Li says he got a team of volunteers, renovated the building and then started his charity clothing events. Soon enough he was bringing in the homeless and local drug addicts for food, clothes and support. He also launched the community centre side of the TOL project and also worked with local artists who wanted to get their works out. He says he chose the name Tree of Life because of a passage in Revelation 22 in The Bible. The passage details a ‘tree of life’ which bears 12 kinds of fruit and leaves that ‘are for healing the nations’.

Li notes that being based in the Sai Ying Pun neighbourhood really fits in with TOL’s ethos. “SYP is a really old area and it was one of the first to be developed in Hong Kong,” he says. “Broken people are swept into hidden corners of our city and this is certainly massively evident in SYP. For instance, we’ve got to know an elderly lady whose life is spent picking up rubbish to sell so she can make enough money to live. But we’ve also found out that her son has a gambling addiction and her grandchildren need help because they can’t express themselves when it comes to the problems and poverty in their family. These people need food and clothes, sure, but mainly they need emotional help and we give them that too. Tree Of Life not only helps street sleepers and drug addicts. It also helps anyone who needs support and love, like struggling young artists and those elderly people who are lonely.”

“Hong Kong is an important centre of finance,” continues Li, “but, as a result, there’s a huge disparity between the rich and the poor here, not to mention the extreme social hierarchy that’s so evident. I love this vibrant concrete jungle but about a fifth of the population is suffering under poor conditions, with many having mental illnesses that are a result of living under these conditions. Some of these people consider suicide as their only resort. We have a high suicide rate, from teenagers to the elderly, in Hong Kong. Surely it’s the responsibility of the rich to look after the vulnerable poor? Not a choice. A responsibility for a better society.”

Tree of Life runs a range of projects. One of them sees volunteers recycling fabrics to make sleeping bags for the homeless. “We’ve been so far donated five-and-a-half tonnes of fabric to make the bags,” says Li. “We like to sew encouraging words into them too.” Another project is a regular art session for mentally ill people from around the SYP community. “This helps them to relax and express themselves,” says Li. “We have an art therapist here who focuses on these sessions. It’s hugely rewarding work.”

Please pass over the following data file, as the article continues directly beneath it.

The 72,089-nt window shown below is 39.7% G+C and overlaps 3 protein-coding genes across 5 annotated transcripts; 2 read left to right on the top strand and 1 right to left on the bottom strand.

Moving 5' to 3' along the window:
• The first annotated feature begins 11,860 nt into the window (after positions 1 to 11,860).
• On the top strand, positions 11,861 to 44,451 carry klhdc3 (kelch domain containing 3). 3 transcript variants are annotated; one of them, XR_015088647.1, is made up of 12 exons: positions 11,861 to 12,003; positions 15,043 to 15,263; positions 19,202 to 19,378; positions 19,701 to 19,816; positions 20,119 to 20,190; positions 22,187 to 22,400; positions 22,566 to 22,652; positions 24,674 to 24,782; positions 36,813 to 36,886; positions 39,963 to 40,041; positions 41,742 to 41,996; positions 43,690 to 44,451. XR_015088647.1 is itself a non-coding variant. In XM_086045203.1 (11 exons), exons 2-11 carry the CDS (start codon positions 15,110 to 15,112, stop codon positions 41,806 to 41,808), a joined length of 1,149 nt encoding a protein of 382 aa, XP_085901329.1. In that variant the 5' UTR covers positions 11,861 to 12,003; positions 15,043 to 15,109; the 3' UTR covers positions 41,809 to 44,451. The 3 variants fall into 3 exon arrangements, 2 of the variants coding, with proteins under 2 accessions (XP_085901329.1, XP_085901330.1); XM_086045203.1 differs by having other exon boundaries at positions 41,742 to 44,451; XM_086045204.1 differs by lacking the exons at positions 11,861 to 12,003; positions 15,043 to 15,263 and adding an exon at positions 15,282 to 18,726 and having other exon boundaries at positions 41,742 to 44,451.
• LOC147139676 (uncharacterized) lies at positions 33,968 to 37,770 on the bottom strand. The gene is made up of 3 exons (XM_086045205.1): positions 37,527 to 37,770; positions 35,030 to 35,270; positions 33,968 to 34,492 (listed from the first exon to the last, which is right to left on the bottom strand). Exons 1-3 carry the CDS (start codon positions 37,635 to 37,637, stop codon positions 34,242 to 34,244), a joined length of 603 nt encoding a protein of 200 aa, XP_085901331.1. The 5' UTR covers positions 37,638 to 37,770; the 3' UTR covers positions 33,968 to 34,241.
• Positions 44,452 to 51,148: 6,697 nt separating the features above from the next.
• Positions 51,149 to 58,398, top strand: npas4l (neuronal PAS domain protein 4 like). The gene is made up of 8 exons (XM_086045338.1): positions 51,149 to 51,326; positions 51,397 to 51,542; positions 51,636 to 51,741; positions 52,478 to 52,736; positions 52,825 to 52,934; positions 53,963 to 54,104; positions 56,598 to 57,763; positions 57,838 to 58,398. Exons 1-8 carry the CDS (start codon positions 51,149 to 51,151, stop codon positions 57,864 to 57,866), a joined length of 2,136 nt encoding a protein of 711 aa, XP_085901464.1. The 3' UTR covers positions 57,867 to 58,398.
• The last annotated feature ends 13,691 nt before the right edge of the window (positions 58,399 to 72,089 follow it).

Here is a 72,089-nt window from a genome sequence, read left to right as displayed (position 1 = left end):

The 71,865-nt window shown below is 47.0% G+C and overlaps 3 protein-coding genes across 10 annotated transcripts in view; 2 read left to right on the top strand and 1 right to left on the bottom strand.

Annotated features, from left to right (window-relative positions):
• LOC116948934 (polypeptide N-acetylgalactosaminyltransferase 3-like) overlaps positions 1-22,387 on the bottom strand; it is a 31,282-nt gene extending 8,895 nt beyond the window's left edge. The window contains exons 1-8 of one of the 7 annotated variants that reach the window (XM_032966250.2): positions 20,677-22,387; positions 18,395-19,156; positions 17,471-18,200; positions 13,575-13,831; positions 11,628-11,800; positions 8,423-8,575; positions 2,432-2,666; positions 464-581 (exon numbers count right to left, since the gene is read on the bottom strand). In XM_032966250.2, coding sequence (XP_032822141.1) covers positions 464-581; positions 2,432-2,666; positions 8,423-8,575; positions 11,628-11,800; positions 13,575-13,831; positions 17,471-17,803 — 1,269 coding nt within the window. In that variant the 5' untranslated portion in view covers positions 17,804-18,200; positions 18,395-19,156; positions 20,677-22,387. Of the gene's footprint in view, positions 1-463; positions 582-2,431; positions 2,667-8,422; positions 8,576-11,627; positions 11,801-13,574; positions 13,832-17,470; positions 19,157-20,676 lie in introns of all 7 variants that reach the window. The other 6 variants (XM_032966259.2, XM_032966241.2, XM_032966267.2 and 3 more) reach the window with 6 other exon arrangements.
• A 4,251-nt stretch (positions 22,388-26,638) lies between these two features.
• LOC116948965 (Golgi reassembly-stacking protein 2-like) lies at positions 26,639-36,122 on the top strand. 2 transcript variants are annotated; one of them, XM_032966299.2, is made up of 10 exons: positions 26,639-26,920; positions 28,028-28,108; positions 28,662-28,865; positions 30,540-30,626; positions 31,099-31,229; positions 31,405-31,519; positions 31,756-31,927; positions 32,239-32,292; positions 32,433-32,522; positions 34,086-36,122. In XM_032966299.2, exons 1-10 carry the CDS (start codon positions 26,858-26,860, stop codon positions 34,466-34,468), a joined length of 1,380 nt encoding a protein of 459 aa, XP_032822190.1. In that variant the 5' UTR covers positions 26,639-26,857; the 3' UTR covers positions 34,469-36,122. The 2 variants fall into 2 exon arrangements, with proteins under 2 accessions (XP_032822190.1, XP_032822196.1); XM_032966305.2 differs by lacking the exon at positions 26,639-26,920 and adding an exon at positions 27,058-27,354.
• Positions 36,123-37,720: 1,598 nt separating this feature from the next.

Tree of Life also runs regular events where it invites those in need into the building to eat with the TOL team. The volunteers’ families cook food for the visitors and everyone chats, creating a real homely atmosphere. Plus, it isn’t just homeless people, drug addicts and the poor who come in. Struggling young artists also join the group. “I’m a designer,” says Li. “So I understand there’s an excessive focus on materialism and sometimes people’s creativity is often repressed out there. It’s difficult for young artists to develop and express themselves. Many young creatives have a dream of becoming an artist but can’t do so because of poverty. At Tree of Life, whether they’re painters, singers, designers or photographers, we speak to them and help them see they can still have that dream. It’s about having no fear.”

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There’s now an outreach arm of TOL, where members head out to schools and education centres to tell kids about how many people are ‘broken and in need of help’ in the city. Li hopes this will mean the youngsters will want to help others in some way when they’re older. Some children already help with events, from making cupcakes to joining the team on the streets when they’re promoting their services. “These kids,” he says, “are our future. They can bring good to Sai Ying Pun, to Hong Kong and to the world.”

Tree of Life is Christian. It is run by Christians and some members do ‘spread the word of God’. But Li is keen for people to know that anyone, believers of any religion and non-believers too, can join in and support their work. “It’s just heartwarming,” he says, “to see different people from across Hong Kong come together for the poor and needy. It’s important to not judge each other’s differences but to focus on each other’s light. Wherever I go in this concrete city, finding broken people and showing them love is the main reason I live my life. Yes, my business of fashion design is important to me. But nothing beats helping those who really need it.”

Tree of Life is at 36 Eastern St, Sai Ying Pun. For more on the organisation, call 9220 0803 or visit treeoflifehk.com. For more on Wilson PK, fashion designer, see wilsonpk.com.